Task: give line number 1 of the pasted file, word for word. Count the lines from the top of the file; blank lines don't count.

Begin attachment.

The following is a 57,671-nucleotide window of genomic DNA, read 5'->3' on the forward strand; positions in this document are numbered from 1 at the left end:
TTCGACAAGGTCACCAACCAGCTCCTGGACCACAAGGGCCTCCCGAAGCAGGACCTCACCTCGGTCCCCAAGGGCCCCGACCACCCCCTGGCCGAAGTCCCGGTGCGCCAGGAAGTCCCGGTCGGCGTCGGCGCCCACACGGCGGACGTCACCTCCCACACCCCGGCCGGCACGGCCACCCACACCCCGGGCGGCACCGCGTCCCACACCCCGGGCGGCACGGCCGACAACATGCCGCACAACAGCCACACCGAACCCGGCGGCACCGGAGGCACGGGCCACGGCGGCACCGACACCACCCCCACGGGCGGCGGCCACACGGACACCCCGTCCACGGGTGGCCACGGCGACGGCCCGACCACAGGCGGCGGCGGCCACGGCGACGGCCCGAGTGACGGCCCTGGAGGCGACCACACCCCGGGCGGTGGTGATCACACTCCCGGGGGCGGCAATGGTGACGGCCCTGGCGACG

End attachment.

The following is a 57,671-nucleotide window of genomic DNA, read 5'->3' on the forward strand; positions in this document are numbered from 1 at the left end: